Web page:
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Education
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CMS Tells Families Screen-Time Relief Is Coming

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Charlotte Barber
McAlpine Elementary students doing remote lessons from a neighborhood pod.

Relief is coming for Charlotte-Mecklenburg Schools families who say remote learning means too much screen time for their children, Chief Academic Officer Brian Kingsley told the school board Tuesday.

He says CMS will release new standards for screen time next week.

Kingsley says the change comes in response to complaints from families who say their students are tied to a computer screen for hours on end every school day.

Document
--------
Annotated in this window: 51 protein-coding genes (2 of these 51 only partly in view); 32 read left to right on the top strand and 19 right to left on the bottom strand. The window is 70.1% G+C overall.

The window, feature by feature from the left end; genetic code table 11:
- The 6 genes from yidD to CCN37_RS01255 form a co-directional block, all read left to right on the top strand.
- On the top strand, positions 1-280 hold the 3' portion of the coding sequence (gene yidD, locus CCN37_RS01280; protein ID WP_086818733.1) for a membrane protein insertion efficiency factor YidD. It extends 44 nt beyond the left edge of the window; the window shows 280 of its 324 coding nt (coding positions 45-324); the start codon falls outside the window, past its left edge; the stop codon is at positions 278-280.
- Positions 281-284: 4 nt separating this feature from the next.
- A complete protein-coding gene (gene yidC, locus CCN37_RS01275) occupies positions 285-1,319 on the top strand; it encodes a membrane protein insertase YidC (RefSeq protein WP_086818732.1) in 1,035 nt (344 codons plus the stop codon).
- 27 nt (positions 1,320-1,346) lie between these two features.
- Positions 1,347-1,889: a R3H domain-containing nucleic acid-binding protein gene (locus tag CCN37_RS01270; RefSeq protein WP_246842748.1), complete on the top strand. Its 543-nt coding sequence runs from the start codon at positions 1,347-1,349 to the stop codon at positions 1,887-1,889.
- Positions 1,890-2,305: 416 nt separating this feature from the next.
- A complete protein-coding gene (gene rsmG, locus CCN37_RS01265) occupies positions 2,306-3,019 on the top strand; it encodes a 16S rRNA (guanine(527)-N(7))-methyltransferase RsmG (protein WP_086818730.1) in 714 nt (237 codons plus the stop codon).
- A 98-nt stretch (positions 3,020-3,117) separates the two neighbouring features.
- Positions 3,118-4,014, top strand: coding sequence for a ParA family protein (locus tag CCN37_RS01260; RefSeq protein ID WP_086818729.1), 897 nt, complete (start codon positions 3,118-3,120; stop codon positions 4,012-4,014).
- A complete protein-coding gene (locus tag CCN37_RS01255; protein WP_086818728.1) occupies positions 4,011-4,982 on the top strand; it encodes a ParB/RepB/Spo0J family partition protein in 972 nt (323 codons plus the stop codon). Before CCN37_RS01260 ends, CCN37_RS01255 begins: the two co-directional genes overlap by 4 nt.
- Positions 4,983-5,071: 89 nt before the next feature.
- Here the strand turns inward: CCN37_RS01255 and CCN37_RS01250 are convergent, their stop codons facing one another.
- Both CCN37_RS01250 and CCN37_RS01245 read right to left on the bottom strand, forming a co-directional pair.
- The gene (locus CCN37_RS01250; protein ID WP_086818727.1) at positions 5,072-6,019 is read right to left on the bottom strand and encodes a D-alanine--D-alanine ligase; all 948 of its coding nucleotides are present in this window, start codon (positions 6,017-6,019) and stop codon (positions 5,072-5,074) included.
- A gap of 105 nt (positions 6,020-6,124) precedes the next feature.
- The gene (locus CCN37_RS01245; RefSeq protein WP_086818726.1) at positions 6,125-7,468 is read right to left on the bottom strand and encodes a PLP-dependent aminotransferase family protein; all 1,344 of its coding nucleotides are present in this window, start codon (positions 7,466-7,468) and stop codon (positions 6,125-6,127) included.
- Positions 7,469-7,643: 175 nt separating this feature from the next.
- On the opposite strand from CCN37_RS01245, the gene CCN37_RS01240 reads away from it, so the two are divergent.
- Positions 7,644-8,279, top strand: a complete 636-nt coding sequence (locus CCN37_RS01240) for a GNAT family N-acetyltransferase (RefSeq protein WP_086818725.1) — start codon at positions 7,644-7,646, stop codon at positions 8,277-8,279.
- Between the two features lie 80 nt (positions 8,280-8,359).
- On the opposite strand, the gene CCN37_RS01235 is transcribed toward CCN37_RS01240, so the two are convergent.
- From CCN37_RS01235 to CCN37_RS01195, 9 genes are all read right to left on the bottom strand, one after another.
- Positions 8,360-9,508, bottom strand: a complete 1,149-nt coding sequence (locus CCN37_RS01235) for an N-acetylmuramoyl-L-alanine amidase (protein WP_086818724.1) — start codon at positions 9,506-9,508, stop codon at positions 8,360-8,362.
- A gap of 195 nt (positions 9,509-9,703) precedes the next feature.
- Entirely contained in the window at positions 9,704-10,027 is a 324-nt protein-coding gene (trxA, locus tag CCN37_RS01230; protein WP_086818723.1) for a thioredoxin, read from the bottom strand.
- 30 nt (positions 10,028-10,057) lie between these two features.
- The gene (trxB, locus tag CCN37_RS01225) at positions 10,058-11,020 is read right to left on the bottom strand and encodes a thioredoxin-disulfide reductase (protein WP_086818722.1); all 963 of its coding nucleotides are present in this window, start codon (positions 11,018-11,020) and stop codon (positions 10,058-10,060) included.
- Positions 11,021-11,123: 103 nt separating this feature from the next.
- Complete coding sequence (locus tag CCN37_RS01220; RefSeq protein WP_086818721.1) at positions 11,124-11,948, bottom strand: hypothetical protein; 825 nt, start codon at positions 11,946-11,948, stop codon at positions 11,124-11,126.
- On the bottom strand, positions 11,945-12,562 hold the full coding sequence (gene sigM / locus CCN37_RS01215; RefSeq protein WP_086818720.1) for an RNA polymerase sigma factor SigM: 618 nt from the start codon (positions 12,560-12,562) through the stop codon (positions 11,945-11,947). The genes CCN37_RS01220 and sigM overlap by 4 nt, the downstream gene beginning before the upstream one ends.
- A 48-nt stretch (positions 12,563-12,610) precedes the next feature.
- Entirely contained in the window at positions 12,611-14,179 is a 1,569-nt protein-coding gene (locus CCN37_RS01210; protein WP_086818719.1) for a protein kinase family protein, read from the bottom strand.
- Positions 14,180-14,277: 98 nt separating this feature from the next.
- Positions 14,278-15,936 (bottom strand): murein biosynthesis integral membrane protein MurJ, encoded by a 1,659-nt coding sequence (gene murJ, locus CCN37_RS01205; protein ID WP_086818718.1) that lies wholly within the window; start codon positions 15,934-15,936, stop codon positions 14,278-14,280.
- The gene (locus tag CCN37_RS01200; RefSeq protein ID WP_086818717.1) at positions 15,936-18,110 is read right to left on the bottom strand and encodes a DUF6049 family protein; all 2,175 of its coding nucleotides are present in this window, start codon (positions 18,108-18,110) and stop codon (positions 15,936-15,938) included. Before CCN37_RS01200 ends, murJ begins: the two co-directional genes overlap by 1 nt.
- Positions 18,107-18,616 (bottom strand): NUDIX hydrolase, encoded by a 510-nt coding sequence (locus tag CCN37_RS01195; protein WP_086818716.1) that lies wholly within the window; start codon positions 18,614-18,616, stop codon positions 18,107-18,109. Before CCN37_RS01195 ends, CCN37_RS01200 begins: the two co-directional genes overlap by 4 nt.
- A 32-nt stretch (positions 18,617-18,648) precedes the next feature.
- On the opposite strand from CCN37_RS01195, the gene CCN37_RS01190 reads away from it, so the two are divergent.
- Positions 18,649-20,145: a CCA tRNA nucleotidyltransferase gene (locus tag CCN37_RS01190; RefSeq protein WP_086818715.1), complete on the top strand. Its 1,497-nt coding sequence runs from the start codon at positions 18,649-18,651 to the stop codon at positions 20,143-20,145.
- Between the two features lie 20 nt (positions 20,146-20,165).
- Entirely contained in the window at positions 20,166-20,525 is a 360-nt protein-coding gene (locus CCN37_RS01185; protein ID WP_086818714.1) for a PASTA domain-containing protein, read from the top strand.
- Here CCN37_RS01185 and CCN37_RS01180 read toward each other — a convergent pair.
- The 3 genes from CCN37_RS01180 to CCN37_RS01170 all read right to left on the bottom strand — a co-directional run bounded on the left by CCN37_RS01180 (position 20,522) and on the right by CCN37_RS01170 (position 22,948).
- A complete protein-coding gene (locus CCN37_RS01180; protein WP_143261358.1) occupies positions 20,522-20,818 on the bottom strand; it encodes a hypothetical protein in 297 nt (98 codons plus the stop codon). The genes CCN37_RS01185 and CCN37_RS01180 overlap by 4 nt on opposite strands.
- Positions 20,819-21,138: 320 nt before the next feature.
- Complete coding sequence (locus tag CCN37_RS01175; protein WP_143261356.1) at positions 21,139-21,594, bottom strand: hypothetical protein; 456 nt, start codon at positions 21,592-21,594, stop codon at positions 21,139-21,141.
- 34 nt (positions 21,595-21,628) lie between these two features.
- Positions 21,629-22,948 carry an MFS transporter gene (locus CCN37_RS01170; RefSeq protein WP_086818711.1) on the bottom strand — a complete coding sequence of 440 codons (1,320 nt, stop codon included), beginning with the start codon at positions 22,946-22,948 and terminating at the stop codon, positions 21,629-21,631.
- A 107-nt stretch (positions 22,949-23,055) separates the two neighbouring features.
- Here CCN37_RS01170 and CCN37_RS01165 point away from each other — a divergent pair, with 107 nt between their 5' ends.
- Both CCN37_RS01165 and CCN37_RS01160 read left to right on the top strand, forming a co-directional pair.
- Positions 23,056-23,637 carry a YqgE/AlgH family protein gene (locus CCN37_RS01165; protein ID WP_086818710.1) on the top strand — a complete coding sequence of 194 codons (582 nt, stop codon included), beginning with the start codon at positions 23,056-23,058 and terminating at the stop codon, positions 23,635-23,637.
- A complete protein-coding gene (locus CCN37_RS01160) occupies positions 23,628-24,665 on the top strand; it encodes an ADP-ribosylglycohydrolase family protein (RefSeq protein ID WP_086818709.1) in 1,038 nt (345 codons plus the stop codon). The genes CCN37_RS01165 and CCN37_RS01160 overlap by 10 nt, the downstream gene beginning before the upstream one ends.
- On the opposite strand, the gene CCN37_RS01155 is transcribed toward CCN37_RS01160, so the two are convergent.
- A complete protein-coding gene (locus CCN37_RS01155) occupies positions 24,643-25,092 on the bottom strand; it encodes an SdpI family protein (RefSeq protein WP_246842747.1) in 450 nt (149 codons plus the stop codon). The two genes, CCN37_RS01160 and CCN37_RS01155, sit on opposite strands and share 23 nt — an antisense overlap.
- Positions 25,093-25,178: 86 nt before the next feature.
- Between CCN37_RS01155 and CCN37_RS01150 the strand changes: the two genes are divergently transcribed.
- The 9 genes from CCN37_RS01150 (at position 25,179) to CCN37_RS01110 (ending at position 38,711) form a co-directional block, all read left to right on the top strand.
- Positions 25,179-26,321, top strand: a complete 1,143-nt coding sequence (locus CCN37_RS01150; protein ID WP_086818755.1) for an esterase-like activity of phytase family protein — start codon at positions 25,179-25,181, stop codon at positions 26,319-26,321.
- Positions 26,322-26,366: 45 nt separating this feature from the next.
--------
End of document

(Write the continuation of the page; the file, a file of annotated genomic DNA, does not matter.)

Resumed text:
That was never the intent, he said, but some lessons and assignments have run long as educators try to make up for time lost during last spring’s hasty switch to remote lessons.

"We want to make sure that we’re minimizing screen time as much as possible," Kingsley said.

He said elementary and middle school principals are already starting to offer families print alternatives to some online work.

"If we do have families that want to be less reliant on our curriculum and resources that are available to them via technology and more reliant on the actual books that they can read at home, we have personal copies for our students as well as workbooks and other print resources," Kingsley said.

Kingsley noted that remote learning will continue to play a big role as the district transitions into Plan B this fall. That plan calls for students to rotate between one week in class and two weeks at home to allow for safe distancing in schools.

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